The history of exploration and exploitation in the American West will be the focus of the multi-site exhibition, “Public Lands, Private Hands: An Exhibition Depicting the Exploration and Exploitation of the American West,” open Monday, May 6, through Monday, May 13, in the Lewis Arts Complex CoLab and the Princeton University Art Museum Works on Paper Study Room. The exhibition is organized by photographer Fazal Sheikh, the Currie C. and Thomas A. Barron Visiting Professor in the Environment and the Humanities in the Princeton Environmental Institute (PEI). The exhibition will continue to be open at the Museum on weekends through June 9, 2019.
Related to the exhibition, tribal leaders and Native American community activists from Utah, Oklahoma, New Mexico and Arizona will gather at 5 p.m. Wednesday, May 8, in the CoLab to speak about the status of Bears Ears National Monument — which was drastically reduced in 2017 — and their relationship with the sacred lands on which they live. A roundtable discussion at 9 a.m. Thursday, May 9, in the CoLab will address the Native American Graves Protection and Repatriation Act (NAGPRA).
The CoLab installation will feature Sheikh’s original photographs documenting the ruination of the Utah landscape by uranium mining, oil and gas extraction, and the militarization of the desert. Artworks by Princeton students in Sheikh’s Spring 2019 environmental studies/visual arts course, “Exposure: The Storied Landscape of Bears Ears National Monument and America’s Public Lands,” will expose the mythologies of preservation politics and interrogate histories of displacement and return. Also on display will be photographs drawn from the University’s collections that document Native American villages across the Southwest, railroad and mining projects, and mission schools.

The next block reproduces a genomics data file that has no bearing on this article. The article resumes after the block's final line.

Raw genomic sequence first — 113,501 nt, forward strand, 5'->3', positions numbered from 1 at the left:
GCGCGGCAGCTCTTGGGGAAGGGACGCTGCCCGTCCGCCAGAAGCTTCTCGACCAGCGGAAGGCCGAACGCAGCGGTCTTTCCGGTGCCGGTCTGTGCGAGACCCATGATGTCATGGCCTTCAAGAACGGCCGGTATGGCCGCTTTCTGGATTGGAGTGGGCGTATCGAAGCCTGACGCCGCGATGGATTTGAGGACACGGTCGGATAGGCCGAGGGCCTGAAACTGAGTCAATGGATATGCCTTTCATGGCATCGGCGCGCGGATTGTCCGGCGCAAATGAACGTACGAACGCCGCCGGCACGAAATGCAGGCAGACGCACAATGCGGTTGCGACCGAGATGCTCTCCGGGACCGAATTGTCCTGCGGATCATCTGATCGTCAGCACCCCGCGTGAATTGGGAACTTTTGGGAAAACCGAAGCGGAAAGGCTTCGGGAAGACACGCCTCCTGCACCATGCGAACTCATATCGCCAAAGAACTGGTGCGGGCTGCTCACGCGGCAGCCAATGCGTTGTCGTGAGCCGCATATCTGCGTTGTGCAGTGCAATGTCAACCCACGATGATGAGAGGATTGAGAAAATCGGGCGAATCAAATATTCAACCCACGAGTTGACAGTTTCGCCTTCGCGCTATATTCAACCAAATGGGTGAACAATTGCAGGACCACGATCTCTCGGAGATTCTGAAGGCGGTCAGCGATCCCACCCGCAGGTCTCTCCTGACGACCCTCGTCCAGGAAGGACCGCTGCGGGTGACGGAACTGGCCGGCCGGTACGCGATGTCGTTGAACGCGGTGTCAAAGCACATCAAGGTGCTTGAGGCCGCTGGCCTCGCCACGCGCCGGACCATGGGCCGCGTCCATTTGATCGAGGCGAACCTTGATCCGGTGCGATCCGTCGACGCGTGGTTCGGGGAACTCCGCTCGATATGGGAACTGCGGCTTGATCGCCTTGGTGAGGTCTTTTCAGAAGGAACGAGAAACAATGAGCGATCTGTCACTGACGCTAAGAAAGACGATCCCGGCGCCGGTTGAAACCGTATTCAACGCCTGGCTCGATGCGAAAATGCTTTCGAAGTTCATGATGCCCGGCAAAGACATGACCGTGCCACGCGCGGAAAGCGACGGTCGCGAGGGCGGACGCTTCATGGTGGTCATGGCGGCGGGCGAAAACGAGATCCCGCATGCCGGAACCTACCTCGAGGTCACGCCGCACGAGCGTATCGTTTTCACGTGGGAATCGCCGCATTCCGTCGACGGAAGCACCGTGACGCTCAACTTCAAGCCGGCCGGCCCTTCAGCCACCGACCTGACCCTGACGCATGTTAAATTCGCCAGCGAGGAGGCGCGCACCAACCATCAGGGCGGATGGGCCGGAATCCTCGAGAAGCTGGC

At the art museum, photographs of missionaries and miners will serve as a backdrop to a selection of Indigenous belongings displaced by the first generation of European pilgrims, ambient sound recorded in the Utah desert, and a recorded testimony by Navajo spiritual leader Jonah Yellowman, who was instrumental in the 2016 creation of Bears Ears National Monument by President Barack Obama. Click here to learn more about the exhibition at the Princeton University Art Museum.
The exhibition and events are sponsored by PEI with additional funding provided by the University Center for Human Values, Humanities Council, the Undergraduate Student Government Projects Board, the Carl A. Fields Center for Equality and Cultural Understanding, the Mamdouha S. Bobst Center for Peace and Justice, Lewis Center for the Arts, and the Princeton University Art Museum.
The exhibition is organized by Fazal Sheikh, Eduardo Cadava, India Rael Young, and Federica Soletta in collaboration with students Mashad Arora, Emmy Bender, Kara Bressler, Julianne Knott, Olivia Kusio, Isabelle Kuziel, Emily McLean, McGinnis Miller, Kate Schassler, Peter Schmidt, and Joanna Zhang.